Note that America’s knowledge of Ukrainian affairs remains on a very low level. Since the beginning of the crisis in Ukraine, several public opinion research centers have conducted surveys among Americans on how, in their opinion, the U.S. should react to the existing situation. And although two thirds of those surveyed stated that they are following the situation in Ukraine “fairly closely”, the majority of them really knew little about the events occurring there and did not even always have an idea of where the country is located. But the Americans are unperturbed by their own ignorance; now they have taken on the writing of a constitution for Ukraine. The European Union, by the way, has no knowledge of the draft of the new Ukrainian constitution either. Brussels has been given a bit part in the suggested negotiations.

And the very idea of tempting Ukraine with integration with Europe belongs not to the Europeans, but to the Americans; the Old World is economically unprepared to accept new countries such as Ukraine, Georgia or Azerbaijan into its ranks.

According to European Commission estimates, around 84 million people in Europe are living below the poverty line, and the process of getting out of this crisis could drag on for ten years. Some believe that even these figures are low. According to the international humanitarian agency Oxfam, 120 million people in Europe are already living below the poverty line, and if the austerity policy of the European Union and the International Monetary Fund does not change, the number of the European poor will increase by another 15-25 million by 2025. With Ukraine there would be twice as many; here practically one out of two people lives below the poverty line, and this line is much lower than in Europe.

In reality, participation in the negotiations so confidently promised by Jen Psaki would mean not only legitimizing the coup d’état and the unlawful government which arose from it, but preparing the way for Ukraine to join NATO. As a result of such negotiations, Ukraine stands only to gain the status of a territory controlled by Western states in which NATO will have the right to deploy its troops at the border with the Russian Federation. The West cannot have any trust in the Ukrainian army; few Ukrainians are prepared to march on Moscow. The “military reform” of the Kiev regime is mainly aimed at creating punitive forces who are prepared to fight with their own people. The name of this force is borrowed, of course, from the U.S. – the “national guard”.  It was planned to mobilize up to 15,000 people in the ranks of this punitive guard by the end of March, but this was not successful. In most cases “volunteers” do not even make it to the medical commission; they decline themselves or are unsuitable for service. The unemployed apply, but many of them are older than the age limit for recruiting of forty. Fairly often people with several convictions on their records applied. Out of 122 volunteers in the Donetsk region, so far they have not found even one person who meets all the requirements for service as a “guardsman”. The situation in the west of the country is no better. In the six western regions of Ukraine only 700 volunteers have applied, and only 43 have been accepted. There is no longer any doubt that the national guard has been reanimated only in order to legalize the squadrons of fascist fighters from the Right Sector, who are the only ones prepared to defend American democracy in Ukraine.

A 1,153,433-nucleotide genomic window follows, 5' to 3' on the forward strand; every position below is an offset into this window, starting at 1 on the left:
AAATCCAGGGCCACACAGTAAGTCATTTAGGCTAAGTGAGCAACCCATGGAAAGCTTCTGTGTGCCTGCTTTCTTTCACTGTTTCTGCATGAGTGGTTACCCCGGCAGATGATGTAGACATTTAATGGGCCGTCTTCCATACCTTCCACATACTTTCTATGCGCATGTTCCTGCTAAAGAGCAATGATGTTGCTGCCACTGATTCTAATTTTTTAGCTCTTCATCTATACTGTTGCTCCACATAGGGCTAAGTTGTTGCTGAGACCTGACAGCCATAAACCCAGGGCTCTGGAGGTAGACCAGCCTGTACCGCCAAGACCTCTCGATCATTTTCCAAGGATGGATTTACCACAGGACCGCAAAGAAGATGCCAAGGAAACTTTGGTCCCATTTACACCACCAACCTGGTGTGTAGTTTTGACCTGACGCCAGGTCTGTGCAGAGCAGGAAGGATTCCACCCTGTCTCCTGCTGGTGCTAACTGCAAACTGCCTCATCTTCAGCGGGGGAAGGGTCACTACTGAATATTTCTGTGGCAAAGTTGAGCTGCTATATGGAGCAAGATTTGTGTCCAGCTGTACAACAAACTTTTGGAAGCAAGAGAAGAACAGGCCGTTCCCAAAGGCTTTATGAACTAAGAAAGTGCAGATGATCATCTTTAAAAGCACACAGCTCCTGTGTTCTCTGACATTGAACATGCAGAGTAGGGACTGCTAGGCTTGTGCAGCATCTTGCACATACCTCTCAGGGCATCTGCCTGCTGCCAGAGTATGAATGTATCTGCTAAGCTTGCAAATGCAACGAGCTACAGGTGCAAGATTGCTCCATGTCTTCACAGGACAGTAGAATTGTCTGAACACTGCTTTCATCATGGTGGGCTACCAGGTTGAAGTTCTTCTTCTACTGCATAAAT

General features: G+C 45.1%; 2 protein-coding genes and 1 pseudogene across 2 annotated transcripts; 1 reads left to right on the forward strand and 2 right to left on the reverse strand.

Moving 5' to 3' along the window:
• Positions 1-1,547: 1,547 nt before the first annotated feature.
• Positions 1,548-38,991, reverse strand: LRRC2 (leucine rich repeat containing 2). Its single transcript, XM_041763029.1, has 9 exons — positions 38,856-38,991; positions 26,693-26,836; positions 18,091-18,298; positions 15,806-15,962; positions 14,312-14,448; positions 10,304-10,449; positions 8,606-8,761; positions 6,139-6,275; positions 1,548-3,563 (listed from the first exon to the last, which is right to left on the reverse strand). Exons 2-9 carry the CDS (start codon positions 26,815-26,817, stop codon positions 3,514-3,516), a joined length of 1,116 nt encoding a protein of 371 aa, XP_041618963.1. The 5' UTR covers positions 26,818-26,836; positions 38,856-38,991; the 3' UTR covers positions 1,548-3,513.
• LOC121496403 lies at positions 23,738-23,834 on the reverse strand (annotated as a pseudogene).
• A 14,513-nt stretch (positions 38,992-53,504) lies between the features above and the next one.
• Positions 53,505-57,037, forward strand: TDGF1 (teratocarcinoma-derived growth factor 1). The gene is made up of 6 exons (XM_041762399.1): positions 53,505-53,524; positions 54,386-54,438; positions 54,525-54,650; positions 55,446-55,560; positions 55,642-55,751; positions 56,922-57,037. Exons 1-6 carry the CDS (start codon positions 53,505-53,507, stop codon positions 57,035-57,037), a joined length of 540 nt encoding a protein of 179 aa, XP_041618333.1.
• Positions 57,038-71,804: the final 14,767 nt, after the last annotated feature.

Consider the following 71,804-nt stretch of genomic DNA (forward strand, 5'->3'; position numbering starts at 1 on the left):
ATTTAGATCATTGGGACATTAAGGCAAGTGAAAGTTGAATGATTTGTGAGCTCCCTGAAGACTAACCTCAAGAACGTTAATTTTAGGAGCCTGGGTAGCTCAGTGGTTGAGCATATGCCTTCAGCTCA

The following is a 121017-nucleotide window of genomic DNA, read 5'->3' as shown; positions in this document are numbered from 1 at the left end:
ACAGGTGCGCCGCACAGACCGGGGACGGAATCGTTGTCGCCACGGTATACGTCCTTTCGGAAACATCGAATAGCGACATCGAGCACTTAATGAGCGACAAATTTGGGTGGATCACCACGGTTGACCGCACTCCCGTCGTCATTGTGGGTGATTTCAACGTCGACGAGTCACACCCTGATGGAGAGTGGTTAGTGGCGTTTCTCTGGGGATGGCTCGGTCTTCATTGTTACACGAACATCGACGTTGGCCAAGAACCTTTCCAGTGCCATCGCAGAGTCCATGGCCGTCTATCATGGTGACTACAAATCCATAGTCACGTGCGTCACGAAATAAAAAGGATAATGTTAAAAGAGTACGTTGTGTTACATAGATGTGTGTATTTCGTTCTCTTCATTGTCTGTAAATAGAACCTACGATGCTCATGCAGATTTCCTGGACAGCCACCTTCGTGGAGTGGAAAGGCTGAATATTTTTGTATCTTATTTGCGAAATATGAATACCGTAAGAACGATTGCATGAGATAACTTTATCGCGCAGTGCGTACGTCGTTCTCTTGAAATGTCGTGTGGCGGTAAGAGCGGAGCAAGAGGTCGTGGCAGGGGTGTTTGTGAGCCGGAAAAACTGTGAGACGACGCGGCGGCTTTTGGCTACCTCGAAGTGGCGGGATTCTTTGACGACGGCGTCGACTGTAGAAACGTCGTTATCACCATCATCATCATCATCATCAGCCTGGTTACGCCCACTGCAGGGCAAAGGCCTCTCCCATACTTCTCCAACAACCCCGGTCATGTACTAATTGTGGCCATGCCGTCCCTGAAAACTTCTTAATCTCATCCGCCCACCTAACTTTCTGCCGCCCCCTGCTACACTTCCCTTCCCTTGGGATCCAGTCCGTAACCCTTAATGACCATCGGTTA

The high point of Washington’s folly has been sending employees of American private military companies to Donetsk. This is the beginning of an intervention; the Americans risk getting mired down in the Ukrainian crisis. The U.S. had no practical military options for the Crimea, as they had none for Georgia in 2008. The Americans have no military chances in Eastern Ukraine, either. They will have to retreat, and only Russia can pull them out of their latest failure. The time for negotiations, however, has not come. Moscow will be working out the terms for America’s retreat, and not playing up to Washington in its scheme…